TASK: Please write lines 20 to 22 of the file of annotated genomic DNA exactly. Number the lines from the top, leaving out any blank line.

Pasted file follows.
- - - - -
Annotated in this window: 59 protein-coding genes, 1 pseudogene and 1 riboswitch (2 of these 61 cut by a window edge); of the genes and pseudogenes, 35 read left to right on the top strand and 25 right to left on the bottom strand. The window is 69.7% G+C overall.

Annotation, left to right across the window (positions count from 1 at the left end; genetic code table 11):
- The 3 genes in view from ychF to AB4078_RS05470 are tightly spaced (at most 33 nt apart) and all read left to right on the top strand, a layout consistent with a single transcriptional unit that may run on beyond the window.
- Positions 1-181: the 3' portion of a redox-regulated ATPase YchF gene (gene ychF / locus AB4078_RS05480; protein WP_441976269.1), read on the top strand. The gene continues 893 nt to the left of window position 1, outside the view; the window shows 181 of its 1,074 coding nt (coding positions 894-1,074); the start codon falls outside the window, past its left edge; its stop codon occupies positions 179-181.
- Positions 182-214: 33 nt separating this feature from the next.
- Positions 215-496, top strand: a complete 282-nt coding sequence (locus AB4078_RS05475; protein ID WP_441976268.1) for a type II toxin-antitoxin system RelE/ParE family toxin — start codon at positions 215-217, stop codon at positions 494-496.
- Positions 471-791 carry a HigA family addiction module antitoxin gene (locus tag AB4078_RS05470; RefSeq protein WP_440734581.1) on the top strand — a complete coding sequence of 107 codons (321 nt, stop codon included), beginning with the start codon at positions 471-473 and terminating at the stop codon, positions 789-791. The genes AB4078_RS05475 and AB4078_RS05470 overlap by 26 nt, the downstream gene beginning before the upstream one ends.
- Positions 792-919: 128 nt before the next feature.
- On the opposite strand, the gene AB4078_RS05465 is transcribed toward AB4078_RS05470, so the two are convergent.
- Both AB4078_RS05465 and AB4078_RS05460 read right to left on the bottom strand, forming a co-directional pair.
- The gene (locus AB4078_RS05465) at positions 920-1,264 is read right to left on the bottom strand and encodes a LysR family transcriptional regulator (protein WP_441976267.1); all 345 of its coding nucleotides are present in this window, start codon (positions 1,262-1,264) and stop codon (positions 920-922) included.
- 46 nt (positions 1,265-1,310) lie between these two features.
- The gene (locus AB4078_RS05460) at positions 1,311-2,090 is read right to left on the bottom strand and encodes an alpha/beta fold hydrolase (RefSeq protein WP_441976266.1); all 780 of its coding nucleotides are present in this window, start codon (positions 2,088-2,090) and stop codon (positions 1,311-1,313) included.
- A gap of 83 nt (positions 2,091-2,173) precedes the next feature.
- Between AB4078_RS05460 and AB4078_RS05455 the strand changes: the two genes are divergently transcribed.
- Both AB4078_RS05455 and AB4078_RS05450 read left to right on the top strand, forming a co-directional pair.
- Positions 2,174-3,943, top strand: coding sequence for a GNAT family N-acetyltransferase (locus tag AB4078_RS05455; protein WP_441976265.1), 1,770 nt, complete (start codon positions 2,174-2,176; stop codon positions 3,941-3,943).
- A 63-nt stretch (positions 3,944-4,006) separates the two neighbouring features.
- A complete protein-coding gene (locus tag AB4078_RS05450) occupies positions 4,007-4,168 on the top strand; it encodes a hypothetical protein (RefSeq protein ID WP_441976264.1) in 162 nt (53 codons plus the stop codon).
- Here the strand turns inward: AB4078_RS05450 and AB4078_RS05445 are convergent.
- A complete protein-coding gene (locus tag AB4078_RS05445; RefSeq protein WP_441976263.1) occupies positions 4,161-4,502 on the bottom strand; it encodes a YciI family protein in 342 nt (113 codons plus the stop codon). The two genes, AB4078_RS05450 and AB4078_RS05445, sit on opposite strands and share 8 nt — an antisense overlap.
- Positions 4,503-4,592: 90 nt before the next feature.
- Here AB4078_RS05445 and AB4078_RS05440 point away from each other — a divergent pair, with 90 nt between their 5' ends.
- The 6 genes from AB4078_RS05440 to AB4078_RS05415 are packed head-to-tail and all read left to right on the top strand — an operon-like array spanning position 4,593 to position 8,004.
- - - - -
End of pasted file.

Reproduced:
- Here the strand turns inward: AB4078_RS05450 and AB4078_RS05445 are convergent.
- A complete protein-coding gene (locus tag AB4078_RS05445; RefSeq protein WP_441976263.1) occupies positions 4,161-4,502 on the bottom strand; it encodes a YciI family protein in 342 nt (113 codons plus the stop codon). The two genes, AB4078_RS05450 and AB4078_RS05445, sit on opposite strands and share 8 nt — an antisense overlap.
- Positions 4,503-4,592: 90 nt before the next feature.